LOCATION: Recipes >> Preserving >> Peach Butter 04
Peach Butter 04
peaches (at least 8-12)
lemon juice, if desired
spices, if desired
Peel and pit the peaches. Cook them in one of two ways: Quarter
them and put them in a 2-quart pyrex mixing pitcher (or similar--larger
micro-safe bowl if you want to). Cook at full power, loosely
covered, for 10-20 minutes or so, stirring them up about every
five minutes, until they are tender. You will see that juice has
been released and the peaches pretty much retain their shape. (You
may have to cook in batches.) I want those peaches holding their
shape because it is *much* easier to drain/strain them whole than
when they are mush.
If you don't have a microwave cooker or think my way is goofy, put
the quartered peaches in a heavy kettle and add about 1-2 cups of
water to the pot. Start cooking over low heat to discourage
sticking. Cook until tender, stirring often to discourage sticking.
After cooking, drain the peaches through a colander, reserving
juice (you can make jelly with the resultant juice). Put the
peaches through a food mill to puree. A blender or food processor
can be used, though their action is different than milling. I much
prefer a food mill -- it strains to puree and separates any extraneous
fiber; the fp and blender chop to puree. The final texture is
Measure the pulp/puree by volume. Put it into a heavy bottom
kettle. Add half as much sugar as fruit (a bit less if you're
fussy about sugar, but it won't necessarily make it a better outcome,
though I suppose that's a subjective assessment). Add a wee splash
of lemon juice at this point, if you wish. Commence cooking over
low to moderate heat, uncovered, stirring to dissolve the sugar.
Don't sit down and read the paper. Don't go outside and water the
tomatoes. Don't go downstairs to fold the laundry. Don't leave
the room. Stand at the sink and scrub it. Alphabetize your spices.
Wipe off the honey and syrup containers. Don't leave the room.
When the stuff begins to boil, reduce the heat to very low, put a
splatter screen atop and cook until it is thickened to your liking.
*If* you want spiced butter, add spices towards the end of the
cooking. I won't give amounts of spices: Start with a small
amount. Be careful with ground cloves--a little goes a long way.
Spices that are nice with peach butter include cinnamon and nutmeg.
If you leave the room to get on with your life, take a timer with
you and set it for 5-10 minutes (your cue to run back and stir and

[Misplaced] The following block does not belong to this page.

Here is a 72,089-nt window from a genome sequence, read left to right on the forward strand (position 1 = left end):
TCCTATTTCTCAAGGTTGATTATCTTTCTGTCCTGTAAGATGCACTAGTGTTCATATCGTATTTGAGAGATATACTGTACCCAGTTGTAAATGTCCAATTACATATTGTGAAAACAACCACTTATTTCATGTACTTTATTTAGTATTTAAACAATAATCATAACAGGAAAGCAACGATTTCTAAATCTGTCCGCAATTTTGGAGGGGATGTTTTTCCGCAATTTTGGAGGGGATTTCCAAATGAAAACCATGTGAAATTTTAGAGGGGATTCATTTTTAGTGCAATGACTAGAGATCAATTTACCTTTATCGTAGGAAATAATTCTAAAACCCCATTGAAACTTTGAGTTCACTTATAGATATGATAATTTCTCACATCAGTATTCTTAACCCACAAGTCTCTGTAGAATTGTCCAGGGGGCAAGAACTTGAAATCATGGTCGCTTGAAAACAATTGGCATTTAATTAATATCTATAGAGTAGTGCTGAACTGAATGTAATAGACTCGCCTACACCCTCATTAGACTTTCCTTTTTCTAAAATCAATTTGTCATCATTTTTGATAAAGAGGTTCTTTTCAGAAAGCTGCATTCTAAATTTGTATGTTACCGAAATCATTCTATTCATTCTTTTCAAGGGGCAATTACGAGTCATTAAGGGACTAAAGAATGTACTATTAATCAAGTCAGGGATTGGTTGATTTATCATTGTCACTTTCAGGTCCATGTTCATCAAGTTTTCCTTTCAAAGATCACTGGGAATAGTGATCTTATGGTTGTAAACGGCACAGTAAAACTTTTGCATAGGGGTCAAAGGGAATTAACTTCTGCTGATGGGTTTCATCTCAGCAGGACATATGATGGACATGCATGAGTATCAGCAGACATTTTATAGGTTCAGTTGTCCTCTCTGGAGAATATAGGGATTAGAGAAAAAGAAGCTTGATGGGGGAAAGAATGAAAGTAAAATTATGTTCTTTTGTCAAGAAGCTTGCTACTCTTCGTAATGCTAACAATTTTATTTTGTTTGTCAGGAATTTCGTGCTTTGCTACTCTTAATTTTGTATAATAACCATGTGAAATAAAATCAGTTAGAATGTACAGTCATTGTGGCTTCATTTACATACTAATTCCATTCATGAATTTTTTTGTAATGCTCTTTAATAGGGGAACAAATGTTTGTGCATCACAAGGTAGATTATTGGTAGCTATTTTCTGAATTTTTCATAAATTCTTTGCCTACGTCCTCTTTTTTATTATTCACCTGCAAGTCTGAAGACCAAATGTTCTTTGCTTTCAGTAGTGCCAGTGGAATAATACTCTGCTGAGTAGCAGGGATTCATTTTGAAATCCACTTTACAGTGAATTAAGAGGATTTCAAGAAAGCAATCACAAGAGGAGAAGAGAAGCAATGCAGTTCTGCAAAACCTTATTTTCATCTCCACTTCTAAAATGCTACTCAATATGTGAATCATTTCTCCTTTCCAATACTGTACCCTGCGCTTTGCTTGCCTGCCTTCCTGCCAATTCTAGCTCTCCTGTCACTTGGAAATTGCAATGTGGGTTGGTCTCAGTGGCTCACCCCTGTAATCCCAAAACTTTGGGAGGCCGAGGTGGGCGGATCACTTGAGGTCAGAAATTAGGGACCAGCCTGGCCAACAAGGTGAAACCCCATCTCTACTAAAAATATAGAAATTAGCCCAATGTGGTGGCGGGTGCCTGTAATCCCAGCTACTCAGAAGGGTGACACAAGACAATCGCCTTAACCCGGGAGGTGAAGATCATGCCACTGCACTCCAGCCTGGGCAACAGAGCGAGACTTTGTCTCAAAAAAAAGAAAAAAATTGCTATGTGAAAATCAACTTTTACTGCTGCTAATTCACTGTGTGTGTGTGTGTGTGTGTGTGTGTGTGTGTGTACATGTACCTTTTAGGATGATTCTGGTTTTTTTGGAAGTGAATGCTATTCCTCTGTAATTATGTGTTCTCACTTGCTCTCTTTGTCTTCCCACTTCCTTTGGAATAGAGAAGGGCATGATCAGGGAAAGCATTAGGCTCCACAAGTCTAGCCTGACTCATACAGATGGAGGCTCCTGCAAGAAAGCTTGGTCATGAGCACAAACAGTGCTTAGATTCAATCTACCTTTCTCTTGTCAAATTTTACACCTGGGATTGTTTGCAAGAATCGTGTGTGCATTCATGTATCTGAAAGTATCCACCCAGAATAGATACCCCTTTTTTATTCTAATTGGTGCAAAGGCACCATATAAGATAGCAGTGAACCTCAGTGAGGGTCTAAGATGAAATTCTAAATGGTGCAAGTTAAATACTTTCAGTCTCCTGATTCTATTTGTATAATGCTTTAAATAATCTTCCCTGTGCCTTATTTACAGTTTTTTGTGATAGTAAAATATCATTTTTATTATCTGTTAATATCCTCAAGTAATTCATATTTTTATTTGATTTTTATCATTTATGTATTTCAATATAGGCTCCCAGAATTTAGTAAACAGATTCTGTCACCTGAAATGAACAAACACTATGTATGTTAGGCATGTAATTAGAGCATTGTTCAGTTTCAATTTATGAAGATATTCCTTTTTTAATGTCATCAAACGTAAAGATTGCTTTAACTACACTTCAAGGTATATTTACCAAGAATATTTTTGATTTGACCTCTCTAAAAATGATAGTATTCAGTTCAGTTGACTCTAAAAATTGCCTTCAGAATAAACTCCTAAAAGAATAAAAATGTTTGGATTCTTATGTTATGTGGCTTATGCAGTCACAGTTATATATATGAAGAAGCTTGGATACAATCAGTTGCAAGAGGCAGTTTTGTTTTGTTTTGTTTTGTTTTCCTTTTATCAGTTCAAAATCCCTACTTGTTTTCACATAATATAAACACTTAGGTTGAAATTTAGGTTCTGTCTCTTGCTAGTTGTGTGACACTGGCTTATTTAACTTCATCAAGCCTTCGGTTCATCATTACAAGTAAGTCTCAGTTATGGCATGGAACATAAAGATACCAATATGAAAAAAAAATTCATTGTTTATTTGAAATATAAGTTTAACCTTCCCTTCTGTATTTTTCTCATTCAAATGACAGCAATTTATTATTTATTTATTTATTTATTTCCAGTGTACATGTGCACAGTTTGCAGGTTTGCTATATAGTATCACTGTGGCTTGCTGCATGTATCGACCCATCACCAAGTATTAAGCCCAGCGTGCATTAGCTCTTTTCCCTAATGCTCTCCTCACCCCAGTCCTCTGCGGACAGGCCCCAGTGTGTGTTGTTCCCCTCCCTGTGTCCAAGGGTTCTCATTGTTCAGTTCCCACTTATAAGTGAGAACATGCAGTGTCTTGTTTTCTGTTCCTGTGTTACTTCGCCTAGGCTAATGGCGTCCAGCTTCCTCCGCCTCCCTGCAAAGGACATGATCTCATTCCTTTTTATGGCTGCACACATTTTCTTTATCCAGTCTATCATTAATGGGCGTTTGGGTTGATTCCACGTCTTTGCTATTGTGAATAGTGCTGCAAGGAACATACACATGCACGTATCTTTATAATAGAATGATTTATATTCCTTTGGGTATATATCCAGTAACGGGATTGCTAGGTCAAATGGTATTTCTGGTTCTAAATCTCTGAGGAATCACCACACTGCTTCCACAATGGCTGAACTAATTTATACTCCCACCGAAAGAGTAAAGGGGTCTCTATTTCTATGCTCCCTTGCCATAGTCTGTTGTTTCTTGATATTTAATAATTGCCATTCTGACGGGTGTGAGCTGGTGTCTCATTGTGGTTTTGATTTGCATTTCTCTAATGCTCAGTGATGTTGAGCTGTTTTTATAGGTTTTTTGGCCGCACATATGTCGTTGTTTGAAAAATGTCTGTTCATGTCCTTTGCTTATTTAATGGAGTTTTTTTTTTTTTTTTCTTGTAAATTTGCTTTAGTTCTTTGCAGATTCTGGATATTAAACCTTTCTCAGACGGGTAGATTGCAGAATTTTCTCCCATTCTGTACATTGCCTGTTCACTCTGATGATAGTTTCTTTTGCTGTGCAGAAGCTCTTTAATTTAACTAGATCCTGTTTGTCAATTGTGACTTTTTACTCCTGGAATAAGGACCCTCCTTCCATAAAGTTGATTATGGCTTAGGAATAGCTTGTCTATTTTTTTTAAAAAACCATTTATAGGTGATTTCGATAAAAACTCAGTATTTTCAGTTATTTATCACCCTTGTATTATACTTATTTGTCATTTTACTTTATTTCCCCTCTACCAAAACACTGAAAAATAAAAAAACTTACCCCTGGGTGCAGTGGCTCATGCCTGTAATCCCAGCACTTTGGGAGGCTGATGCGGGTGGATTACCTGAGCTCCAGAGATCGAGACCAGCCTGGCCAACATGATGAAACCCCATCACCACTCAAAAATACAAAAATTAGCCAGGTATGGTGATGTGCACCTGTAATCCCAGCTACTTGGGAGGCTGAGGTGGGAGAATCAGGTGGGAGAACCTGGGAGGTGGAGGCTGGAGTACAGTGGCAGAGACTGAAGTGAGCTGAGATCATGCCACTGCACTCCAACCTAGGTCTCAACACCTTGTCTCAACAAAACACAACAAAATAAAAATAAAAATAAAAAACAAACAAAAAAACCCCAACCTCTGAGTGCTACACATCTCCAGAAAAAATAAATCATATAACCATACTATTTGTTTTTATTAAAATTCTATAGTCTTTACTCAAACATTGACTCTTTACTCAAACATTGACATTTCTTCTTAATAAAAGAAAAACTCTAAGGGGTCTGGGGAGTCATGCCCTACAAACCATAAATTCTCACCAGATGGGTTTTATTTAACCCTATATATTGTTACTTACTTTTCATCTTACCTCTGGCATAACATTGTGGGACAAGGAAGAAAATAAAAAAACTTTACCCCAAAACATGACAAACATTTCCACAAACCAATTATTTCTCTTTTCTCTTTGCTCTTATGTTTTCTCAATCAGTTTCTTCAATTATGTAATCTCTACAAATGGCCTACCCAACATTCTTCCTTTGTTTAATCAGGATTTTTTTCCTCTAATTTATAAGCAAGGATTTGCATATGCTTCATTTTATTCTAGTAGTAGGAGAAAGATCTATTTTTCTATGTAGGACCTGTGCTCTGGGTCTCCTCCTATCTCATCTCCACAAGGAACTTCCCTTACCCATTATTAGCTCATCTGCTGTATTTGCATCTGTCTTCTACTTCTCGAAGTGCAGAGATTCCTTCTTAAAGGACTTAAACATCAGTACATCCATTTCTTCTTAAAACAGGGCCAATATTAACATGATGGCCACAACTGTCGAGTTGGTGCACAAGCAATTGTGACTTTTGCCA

check) -- less time as it gets closer to being done.
When you've got the stuff cooking, go back to that reserved juice
and strain it, hot, through about 3-4 layers of cheesecloth. Use
the juice for peach jelly (check a pectin box for a recipe) or
adding it to barbecue sauce.
Fruit butters are great!! They are very interruptable. *If you
are uncertain* as to whether or not they are done, hold everything!
Get the pot off the heat and let it and the contents cool. Check
the texture and consistency then. If it's as you like it, reheat
and jar. I've taken three days to make my apricot butter if I
haven't had the necessary time in one shot.
Expect the volume to have reduced by about one-third. Use that
guide for determining how many canning jars to prepare.
Have your canning jars and lids prepared and ready to fill. When
the butter is thickened, fill the jars, remove bubbles, seal and
process in a boiling water bath for 10 minutes. Because of the
density of fruit butter, I like to have my batch bubbling hot when
I fill my jars. I do this by returning the now done butter to my
mixing pitcher and nuking it till the edges are bubbling. Then I
pour it into the jars, check for bubbles and seal and process.
I recognize that this might be seen as a pretty involved process.
It's worth the time.
Other Fruit Butters Same method.
Apricot Butter - I don't like mine spiced at all! *Maybe* a wee
splash of orange juice, more likely not. Do what you will. Easy
on the lemon juice if you use it.
Plum Butter - My plums, when pureed, are sour and strong. They
can stand cinnamon, clove, and freshly ground allspice. Skip the
Apple Butter - There are a zillion recipes for apple butter. Most
include cinnamon, cloves, nutmeg, maybe mace. Skip the lemon juice.
Don't limit your use of fruit butter to a bread spread. Most,
because of their tanginess and spiciness are very nice with grilled
or roast meats, pork and chicken in particular. Apricot butter is
a nice dip for chicken or egg rolls when it's cut with some vinegar.
Plum butter, too.
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